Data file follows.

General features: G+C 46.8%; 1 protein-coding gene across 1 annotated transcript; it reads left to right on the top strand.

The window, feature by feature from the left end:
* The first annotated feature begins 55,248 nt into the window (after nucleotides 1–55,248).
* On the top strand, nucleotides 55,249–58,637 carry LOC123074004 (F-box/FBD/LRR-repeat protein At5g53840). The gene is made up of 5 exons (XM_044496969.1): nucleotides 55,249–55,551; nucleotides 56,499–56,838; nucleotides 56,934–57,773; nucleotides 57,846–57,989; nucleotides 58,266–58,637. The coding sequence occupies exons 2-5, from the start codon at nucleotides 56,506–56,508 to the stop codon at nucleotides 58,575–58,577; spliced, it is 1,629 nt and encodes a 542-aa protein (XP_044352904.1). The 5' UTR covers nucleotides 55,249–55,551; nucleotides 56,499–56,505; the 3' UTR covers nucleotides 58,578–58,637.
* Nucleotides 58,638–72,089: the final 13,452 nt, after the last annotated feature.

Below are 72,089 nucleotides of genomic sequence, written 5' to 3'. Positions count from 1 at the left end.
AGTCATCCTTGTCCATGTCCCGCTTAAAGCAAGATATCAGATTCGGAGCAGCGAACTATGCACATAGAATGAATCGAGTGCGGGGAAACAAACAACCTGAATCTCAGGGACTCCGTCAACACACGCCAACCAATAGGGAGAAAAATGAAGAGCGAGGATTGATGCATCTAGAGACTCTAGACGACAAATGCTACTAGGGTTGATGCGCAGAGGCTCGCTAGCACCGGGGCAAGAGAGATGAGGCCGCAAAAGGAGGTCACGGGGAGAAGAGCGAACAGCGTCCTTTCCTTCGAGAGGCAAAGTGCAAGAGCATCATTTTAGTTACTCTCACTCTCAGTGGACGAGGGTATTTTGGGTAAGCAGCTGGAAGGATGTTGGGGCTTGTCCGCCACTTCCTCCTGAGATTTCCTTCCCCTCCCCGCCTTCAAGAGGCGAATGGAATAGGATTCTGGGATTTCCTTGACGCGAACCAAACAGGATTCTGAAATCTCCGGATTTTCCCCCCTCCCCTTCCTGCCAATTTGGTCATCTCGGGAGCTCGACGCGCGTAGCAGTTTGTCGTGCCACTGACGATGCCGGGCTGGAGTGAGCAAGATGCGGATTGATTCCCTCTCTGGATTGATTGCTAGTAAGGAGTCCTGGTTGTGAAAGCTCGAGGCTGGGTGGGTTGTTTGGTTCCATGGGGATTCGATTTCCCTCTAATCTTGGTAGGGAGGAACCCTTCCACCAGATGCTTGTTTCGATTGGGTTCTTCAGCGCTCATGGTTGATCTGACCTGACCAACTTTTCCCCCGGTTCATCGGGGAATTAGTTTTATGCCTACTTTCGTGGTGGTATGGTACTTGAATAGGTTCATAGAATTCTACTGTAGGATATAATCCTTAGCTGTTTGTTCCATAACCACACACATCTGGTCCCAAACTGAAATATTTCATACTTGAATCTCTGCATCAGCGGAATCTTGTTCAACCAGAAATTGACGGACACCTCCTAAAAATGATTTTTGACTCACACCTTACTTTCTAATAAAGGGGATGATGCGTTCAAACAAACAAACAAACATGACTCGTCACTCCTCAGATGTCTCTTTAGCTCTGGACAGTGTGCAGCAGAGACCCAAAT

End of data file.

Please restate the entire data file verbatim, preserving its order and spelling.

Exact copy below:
General features: G+C 46.8%; 1 protein-coding gene across 1 annotated transcript; it reads left to right on the top strand.

The window, feature by feature from the left end:
* The first annotated feature begins 55,248 nt into the window (after nucleotides 1–55,248).
* On the top strand, nucleotides 55,249–58,637 carry LOC123074004 (F-box/FBD/LRR-repeat protein At5g53840). The gene is made up of 5 exons (XM_044496969.1): nucleotides 55,249–55,551; nucleotides 56,499–56,838; nucleotides 56,934–57,773; nucleotides 57,846–57,989; nucleotides 58,266–58,637. The coding sequence occupies exons 2-5, from the start codon at nucleotides 56,506–56,508 to the stop codon at nucleotides 58,575–58,577; spliced, it is 1,629 nt and encodes a 542-aa protein (XP_044352904.1). The 5' UTR covers nucleotides 55,249–55,551; nucleotides 56,499–56,505; the 3' UTR covers nucleotides 58,578–58,637.
* Nucleotides 58,638–72,089: the final 13,452 nt, after the last annotated feature.

Below are 72,089 nucleotides of genomic sequence, written 5' to 3'. Positions count from 1 at the left end.
AGTCATCCTTGTCCATGTCCCGCTTAAAGCAAGATATCAGATTCGGAGCAGCGAACTATGCACATAGAATGAATCGAGTGCGGGGAAACAAACAACCTGAATCTCAGGGACTCCGTCAACACACGCCAACCAATAGGGAGAAAAATGAAGAGCGAGGATTGATGCATCTAGAGACTCTAGACGACAAATGCTACTAGGGTTGATGCGCAGAGGCTCGCTAGCACCGGGGCAAGAGAGATGAGGCCGCAAAAGGAGGTCACGGGGAGAAGAGCGAACAGCGTCCTTTCCTTCGAGAGGCAAAGTGCAAGAGCATCATTTTAGTTACTCTCACTCTCAGTGGACGAGGGTATTTTGGGTAAGCAGCTGGAAGGATGTTGGGGCTTGTCCGCCACTTCCTCCTGAGATTTCCTTCCCCTCCCCGCCTTCAAGAGGCGAATGGAATAGGATTCTGGGATTTCCTTGACGCGAACCAAACAGGATTCTGAAATCTCCGGATTTTCCCCCCTCCCCTTCCTGCCAATTTGGTCATCTCGGGAGCTCGACGCGCGTAGCAGTTTGTCGTGCCACTGACGATGCCGGGCTGGAGTGAGCAAGATGCGGATTGATTCCCTCTCTGGATTGATTGCTAGTAAGGAGTCCTGGTTGTGAAAGCTCGAGGCTGGGTGGGTTGTTTGGTTCCATGGGGATTCGATTTCCCTCTAATCTTGGTAGGGAGGAACCCTTCCACCAGATGCTTGTTTCGATTGGGTTCTTCAGCGCTCATGGTTGATCTGACCTGACCAACTTTTCCCCCGGTTCATCGGGGAATTAGTTTTATGCCTACTTTCGTGGTGGTATGGTACTTGAATAGGTTCATAGAATTCTACTGTAGGATATAATCCTTAGCTGTTTGTTCCATAACCACACACATCTGGTCCCAAACTGAAATATTTCATACTTGAATCTCTGCATCAGCGGAATCTTGTTCAACCAGAAATTGACGGACACCTCCTAAAAATGATTTTTGACTCACACCTTACTTTCTAATAAAGGGGATGATGCGTTCAAACAAACAAACAAACATGACTCGTCACTCCTCAGATGTCTCTTTAGCTCTGGACAGTGTGCAGCAGAGACCCAAAT